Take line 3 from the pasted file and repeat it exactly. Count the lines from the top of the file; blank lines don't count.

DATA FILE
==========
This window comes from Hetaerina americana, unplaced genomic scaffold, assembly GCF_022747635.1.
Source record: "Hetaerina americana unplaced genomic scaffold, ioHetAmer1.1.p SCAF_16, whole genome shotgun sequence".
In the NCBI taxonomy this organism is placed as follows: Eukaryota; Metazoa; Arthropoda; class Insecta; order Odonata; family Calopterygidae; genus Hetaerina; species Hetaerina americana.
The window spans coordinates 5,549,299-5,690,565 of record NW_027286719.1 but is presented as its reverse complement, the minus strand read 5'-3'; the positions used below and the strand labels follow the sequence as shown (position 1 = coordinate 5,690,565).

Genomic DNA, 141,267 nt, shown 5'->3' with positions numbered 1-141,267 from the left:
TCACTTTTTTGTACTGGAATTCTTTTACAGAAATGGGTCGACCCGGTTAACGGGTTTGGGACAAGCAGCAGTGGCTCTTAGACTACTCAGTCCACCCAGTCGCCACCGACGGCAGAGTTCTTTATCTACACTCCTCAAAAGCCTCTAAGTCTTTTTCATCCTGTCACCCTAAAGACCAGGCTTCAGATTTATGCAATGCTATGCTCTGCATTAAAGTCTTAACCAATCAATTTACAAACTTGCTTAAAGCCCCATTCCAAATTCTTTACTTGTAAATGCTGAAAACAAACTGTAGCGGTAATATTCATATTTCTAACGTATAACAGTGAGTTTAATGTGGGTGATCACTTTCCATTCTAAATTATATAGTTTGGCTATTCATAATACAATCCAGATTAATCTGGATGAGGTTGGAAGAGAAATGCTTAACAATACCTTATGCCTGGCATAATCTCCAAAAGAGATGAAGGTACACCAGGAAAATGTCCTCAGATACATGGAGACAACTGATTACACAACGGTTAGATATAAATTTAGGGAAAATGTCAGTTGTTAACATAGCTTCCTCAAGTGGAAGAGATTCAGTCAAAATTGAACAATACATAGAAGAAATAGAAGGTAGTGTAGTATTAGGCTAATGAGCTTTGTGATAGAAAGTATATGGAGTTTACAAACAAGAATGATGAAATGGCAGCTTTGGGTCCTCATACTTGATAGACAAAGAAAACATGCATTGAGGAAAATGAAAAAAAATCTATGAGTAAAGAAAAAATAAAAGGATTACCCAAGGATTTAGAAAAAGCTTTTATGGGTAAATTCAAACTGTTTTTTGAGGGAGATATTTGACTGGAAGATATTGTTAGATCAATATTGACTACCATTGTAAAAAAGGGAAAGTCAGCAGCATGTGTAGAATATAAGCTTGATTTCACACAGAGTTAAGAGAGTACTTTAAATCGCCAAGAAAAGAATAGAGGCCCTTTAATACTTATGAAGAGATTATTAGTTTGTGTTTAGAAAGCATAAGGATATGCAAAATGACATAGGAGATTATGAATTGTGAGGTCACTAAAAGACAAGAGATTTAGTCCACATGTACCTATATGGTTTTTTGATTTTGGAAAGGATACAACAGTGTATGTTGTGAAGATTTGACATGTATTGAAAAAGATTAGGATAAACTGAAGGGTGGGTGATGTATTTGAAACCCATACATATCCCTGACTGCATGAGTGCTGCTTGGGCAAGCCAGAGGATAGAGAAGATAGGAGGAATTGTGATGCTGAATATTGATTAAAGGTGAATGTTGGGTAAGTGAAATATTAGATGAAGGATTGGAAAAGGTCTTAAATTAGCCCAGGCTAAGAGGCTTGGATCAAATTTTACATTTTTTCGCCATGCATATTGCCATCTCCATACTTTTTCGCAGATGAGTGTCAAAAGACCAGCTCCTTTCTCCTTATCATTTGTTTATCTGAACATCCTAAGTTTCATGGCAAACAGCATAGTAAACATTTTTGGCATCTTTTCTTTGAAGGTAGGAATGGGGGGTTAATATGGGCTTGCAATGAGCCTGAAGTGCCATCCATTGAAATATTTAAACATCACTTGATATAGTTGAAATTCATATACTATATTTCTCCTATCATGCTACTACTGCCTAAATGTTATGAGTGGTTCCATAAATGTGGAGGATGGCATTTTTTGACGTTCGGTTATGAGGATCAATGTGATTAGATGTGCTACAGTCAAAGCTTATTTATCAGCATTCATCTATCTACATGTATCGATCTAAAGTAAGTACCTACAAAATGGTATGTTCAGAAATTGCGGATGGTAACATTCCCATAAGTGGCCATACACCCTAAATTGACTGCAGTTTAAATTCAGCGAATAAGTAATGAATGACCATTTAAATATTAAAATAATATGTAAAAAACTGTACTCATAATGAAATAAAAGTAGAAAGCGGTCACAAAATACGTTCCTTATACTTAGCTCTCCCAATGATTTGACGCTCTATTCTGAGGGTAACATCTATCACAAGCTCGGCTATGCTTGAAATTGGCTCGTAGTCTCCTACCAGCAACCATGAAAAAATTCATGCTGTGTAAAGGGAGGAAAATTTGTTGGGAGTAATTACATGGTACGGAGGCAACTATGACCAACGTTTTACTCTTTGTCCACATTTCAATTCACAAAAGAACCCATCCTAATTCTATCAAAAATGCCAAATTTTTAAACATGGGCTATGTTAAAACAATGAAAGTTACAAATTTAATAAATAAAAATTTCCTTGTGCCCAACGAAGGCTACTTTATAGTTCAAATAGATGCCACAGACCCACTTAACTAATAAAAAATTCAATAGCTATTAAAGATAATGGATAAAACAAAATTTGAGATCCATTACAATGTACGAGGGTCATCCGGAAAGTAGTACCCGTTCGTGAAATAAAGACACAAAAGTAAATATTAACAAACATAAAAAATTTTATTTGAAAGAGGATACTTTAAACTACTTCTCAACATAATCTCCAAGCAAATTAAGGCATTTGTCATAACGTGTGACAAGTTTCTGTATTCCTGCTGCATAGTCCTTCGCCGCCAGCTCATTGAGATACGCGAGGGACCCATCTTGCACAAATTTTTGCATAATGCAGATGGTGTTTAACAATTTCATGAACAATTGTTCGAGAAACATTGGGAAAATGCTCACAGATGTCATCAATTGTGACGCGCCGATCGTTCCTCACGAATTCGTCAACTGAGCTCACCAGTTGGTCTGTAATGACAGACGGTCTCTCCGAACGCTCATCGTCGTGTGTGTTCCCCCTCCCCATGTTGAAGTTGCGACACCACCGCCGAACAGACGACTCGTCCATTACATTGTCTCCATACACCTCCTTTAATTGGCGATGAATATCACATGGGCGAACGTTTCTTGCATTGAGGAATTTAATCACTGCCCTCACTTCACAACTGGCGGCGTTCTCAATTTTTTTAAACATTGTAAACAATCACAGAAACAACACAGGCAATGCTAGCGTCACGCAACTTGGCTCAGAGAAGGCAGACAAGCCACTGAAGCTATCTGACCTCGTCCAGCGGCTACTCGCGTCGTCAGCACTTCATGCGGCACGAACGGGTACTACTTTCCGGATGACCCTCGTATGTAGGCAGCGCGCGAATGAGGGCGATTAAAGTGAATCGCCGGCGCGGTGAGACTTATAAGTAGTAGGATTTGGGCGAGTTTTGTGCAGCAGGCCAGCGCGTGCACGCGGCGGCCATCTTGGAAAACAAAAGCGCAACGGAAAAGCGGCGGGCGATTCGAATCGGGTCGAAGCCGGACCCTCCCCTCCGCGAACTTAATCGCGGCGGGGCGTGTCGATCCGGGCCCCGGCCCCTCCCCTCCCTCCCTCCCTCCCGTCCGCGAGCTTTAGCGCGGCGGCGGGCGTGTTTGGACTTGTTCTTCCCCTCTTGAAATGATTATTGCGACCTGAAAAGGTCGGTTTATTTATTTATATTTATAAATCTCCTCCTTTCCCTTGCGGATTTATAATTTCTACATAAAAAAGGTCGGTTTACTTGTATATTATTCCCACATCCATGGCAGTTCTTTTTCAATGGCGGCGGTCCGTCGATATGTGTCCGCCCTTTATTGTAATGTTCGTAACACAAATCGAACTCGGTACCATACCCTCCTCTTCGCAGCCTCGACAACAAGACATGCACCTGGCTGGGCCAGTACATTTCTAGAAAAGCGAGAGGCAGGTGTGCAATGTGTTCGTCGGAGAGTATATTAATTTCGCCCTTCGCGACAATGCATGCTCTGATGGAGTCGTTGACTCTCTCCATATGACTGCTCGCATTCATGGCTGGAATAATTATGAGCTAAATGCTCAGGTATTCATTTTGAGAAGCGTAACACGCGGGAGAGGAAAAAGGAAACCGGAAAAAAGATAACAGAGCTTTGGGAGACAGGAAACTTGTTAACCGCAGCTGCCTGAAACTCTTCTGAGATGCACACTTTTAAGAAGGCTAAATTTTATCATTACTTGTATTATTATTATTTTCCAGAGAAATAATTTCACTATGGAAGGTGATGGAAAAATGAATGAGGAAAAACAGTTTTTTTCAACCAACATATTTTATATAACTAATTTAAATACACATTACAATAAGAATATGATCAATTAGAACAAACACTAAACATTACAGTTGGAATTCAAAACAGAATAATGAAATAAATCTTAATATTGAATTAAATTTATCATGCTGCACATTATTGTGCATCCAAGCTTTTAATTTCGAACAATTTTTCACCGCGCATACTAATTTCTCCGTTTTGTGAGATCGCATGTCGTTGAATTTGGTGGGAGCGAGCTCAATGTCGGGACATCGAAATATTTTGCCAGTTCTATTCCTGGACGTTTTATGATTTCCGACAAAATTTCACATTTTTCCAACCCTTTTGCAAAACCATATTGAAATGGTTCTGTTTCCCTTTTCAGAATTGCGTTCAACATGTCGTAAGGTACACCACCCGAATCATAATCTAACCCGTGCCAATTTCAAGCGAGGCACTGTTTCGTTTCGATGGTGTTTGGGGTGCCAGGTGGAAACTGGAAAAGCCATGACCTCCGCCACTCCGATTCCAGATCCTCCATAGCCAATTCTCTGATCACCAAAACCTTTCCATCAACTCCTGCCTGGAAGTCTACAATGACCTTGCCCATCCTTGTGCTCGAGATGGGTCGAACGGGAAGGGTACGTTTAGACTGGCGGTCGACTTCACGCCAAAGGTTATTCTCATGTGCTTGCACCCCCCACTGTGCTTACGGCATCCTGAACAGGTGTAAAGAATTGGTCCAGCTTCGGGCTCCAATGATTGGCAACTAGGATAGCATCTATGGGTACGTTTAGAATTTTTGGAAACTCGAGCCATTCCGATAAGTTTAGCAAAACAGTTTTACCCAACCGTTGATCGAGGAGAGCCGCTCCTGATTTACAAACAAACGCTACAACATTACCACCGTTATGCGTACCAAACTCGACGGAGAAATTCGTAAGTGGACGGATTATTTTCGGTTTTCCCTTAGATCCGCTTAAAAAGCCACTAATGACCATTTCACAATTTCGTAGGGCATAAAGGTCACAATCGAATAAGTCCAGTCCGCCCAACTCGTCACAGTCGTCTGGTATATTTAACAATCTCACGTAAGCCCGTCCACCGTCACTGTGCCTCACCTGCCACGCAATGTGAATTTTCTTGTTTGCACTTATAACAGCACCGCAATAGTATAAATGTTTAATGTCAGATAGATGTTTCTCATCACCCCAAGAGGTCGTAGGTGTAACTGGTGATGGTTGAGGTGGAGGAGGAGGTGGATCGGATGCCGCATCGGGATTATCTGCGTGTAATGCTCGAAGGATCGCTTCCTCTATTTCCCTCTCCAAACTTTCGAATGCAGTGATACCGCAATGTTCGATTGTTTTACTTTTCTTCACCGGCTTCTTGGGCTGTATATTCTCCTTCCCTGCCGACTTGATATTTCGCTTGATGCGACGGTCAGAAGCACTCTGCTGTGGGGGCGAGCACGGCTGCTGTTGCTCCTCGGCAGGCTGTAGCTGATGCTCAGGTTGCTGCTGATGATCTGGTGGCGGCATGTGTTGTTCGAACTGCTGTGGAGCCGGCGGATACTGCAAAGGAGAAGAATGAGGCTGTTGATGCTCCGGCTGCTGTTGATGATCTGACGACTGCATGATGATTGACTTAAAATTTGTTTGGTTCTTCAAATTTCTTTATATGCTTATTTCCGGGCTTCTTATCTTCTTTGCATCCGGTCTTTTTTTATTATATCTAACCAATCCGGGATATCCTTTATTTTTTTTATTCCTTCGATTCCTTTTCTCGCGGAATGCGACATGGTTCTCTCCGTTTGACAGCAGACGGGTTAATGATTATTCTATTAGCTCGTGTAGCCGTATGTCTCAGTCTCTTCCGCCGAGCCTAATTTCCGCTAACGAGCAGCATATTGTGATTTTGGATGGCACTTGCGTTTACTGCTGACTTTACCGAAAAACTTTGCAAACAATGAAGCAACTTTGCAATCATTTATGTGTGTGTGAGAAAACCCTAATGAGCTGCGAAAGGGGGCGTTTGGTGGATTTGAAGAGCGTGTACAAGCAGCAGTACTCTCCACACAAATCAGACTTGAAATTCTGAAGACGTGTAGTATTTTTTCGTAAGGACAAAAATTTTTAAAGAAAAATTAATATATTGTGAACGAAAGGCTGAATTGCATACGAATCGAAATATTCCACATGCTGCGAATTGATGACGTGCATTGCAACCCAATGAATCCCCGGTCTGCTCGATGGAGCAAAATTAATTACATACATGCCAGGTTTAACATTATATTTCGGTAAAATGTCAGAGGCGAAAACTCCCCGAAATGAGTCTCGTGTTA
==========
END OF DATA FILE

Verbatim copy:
In the NCBI taxonomy this organism is placed as follows: Eukaryota; Metazoa; Arthropoda; class Insecta; order Odonata; family Calopterygidae; genus Hetaerina; species Hetaerina americana.